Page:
CrucialCustom - Music Licensing, Advertising & Marketing Blog - Film


How Close is Too Close: Licensing and the Law

April 3, 2017

For this week’s blog we thought we’d take a look at an issue that’s equally important to music supervisors AND artist – copyright law. When it comes to music, how close is too close? We’re all familiar with at least a few examples of artists getting into legal trouble after recording a song that closely resembles another. Recently we’ve heard about Led Zeppelin being accused of plagiarism by the band Spirit, Sam Smith’s “Stay With Me” being compared with Tom Petty’s “Won’t Back Down,” and probably the most complex instance, Robin Thicke’s “Blurred Lines” cutting it too close to Marvin Gaye’s “Gotta Give It Up.”

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Oscar Music 2017

February 24, 2017

Posted in: Music, Film

It’s that time again! Oscar weekend is upon us, with this year’s show featuring a typically stellar lineup of nominees. But compared to previous years, music is in a more featured role this time around, primarily due to one film – Damien Chazelle’s colorful La La Land (whose music we’ve covered in more detail here). The last musical nominated for an Oscar was Les Miserables back in 2012 – and it seems that the genre was dearly missed by Oscar voters, given the 14 nominations that went to La La Land.


Licensing Lessons from La La Land

January 20, 2017

Posted in: Music, Film

A few weeks ago, the Hollywood Foreign Press voters awarded a whopping 7 Golden Globes to Damien Chazelle’s Los Angeles musical romance, La La Land. The film has been a hit with audiences and critics alike, hitting over $130 million in sales (as of this writing) on a budget of only $30 million. La La Land proved that America still has an appetite for great music, original stories, and of course, two megastars with amazing chemistry.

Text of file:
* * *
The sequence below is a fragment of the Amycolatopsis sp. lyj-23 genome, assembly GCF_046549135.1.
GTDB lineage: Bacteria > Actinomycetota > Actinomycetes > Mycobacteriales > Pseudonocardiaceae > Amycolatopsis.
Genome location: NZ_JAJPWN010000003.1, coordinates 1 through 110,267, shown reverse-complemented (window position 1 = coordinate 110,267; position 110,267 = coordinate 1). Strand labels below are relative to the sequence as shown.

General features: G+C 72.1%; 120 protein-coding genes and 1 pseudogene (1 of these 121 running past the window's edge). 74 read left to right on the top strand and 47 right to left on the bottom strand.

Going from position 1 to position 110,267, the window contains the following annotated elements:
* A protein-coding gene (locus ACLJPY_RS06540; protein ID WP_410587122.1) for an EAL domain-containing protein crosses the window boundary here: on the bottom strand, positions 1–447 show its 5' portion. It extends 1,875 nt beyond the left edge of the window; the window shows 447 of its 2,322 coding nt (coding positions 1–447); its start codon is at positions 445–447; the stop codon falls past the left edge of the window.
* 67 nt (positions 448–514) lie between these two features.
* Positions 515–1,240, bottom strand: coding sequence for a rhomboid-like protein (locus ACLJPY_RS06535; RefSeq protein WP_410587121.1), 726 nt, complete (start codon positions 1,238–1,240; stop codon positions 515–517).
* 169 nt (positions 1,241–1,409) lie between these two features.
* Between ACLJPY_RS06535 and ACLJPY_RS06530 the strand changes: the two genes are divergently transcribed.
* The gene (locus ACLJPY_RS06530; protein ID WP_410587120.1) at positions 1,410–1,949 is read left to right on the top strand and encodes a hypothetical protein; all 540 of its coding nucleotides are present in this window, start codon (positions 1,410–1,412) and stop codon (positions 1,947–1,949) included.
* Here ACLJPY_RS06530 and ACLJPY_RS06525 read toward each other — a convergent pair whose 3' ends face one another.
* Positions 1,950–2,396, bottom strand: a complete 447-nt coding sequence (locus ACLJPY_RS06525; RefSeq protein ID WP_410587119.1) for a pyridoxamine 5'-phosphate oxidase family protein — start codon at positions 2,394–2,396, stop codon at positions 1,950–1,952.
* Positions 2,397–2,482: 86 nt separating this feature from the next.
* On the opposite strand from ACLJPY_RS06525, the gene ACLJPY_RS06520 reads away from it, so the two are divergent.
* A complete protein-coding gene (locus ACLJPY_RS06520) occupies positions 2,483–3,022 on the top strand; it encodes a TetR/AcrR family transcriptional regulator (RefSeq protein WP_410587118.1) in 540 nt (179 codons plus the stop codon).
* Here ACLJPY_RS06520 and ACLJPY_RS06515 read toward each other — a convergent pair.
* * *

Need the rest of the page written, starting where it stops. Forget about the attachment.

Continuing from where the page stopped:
The DOJ Music Licensing Ruling, Explained

September 20, 2016

Posted in: Composers, Film, Music

If you haven’t been keeping up with music licensing news (let’s be honest, it’s not glamorous, and it’s often complicated), you may be blissfully unaware of the battle between performing rights organizations (such as BMI and ASCAP) and the US Department of Justice (DOJ). The dispute affects anyone who’s even remotely connected to music licensing – composers, clients, venues, advertisers, filmmakers, and music fans. It’s important to know the facts on the issue, if not to join the fight, then to be aware of how it might affect your future as a licensor or licensee.


How to Use Source Music: 5 Lessons from Classic Film

May 23, 2016

Posted in: Music, Film

In the world of TV and film, background music is used in a variety of ways. In a broad sense, we can divide music into what film theorists call diagetic and non-diagetic music. Diagetic music is part of the reality of the scene. It is what the character hears and occasionally reacts to in the moment. Non-diagetic music is heard only by the audience. This includes the film’s score, as well as songs that play over the picture as an expression of emotion, tone, or narrative.

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